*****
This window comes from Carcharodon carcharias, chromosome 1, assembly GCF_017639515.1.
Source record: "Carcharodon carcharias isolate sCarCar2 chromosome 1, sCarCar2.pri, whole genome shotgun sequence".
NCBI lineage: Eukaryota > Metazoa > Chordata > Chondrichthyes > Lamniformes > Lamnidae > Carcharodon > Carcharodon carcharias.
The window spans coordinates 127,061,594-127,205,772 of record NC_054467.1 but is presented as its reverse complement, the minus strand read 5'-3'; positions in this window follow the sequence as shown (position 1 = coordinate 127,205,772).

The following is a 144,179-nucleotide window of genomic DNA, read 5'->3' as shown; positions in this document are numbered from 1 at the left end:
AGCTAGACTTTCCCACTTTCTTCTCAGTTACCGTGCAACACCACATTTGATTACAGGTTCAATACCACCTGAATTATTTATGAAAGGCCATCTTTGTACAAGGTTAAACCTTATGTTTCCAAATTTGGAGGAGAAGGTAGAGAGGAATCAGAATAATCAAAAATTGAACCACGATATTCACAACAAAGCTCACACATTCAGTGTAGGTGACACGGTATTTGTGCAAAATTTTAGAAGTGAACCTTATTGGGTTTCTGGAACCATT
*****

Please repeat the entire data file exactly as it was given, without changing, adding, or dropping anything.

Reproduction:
This window comes from Carcharodon carcharias, chromosome 1, assembly GCF_017639515.1.
Source record: "Carcharodon carcharias isolate sCarCar2 chromosome 1, sCarCar2.pri, whole genome shotgun sequence".
NCBI lineage: Eukaryota > Metazoa > Chordata > Chondrichthyes > Lamniformes > Lamnidae > Carcharodon > Carcharodon carcharias.
The window spans coordinates 127,061,594-127,205,772 of record NC_054467.1 but is presented as its reverse complement, the minus strand read 5'-3'; positions in this window follow the sequence as shown (position 1 = coordinate 127,205,772).

The following is a 144,179-nucleotide window of genomic DNA, read 5'->3' as shown; positions in this document are numbered from 1 at the left end:
AGCTAGACTTTCCCACTTTCTTCTCAGTTACCGTGCAACACCACATTTGATTACAGGTTCAATACCACCTGAATTATTTATGAAAGGCCATCTTTGTACAAGGTTAAACCTTATGTTTCCAAATTTGGAGGAGAAGGTAGAGAGGAATCAGAATAATCAAAAATTGAACCACGATATTCACAACAAAGCTCACACATTCAGTGTAGGTGACACGGTATTTGTGCAAAATTTTAGAAGTGAACCTTATTGGGTTTCTGGAACCATT